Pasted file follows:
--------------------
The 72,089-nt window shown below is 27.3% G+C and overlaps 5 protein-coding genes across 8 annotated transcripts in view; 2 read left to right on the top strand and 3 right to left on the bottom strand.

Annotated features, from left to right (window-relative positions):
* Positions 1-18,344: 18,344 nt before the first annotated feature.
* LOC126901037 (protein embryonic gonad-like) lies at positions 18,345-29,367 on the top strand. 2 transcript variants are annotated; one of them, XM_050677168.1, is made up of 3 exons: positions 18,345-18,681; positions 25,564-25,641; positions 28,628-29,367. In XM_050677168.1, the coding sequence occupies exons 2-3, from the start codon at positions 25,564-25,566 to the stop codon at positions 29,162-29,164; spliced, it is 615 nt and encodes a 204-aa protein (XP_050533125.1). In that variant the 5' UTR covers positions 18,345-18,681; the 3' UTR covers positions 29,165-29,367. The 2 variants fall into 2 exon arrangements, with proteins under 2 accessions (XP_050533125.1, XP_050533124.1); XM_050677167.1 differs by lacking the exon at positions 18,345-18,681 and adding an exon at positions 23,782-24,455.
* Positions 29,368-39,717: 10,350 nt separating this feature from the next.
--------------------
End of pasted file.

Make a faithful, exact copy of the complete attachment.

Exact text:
The 72,089-nt window shown below is 27.3% G+C and overlaps 5 protein-coding genes across 8 annotated transcripts in view; 2 read left to right on the top strand and 3 right to left on the bottom strand.

Annotated features, from left to right (window-relative positions):
* Positions 1-18,344: 18,344 nt before the first annotated feature.
* LOC126901037 (protein embryonic gonad-like) lies at positions 18,345-29,367 on the top strand. 2 transcript variants are annotated; one of them, XM_050677168.1, is made up of 3 exons: positions 18,345-18,681; positions 25,564-25,641; positions 28,628-29,367. In XM_050677168.1, the coding sequence occupies exons 2-3, from the start codon at positions 25,564-25,566 to the stop codon at positions 29,162-29,164; spliced, it is 615 nt and encodes a 204-aa protein (XP_050533125.1). In that variant the 5' UTR covers positions 18,345-18,681; the 3' UTR covers positions 29,165-29,367. The 2 variants fall into 2 exon arrangements, with proteins under 2 accessions (XP_050533125.1, XP_050533124.1); XM_050677167.1 differs by lacking the exon at positions 18,345-18,681 and adding an exon at positions 23,782-24,455.
* Positions 29,368-39,717: 10,350 nt separating this feature from the next.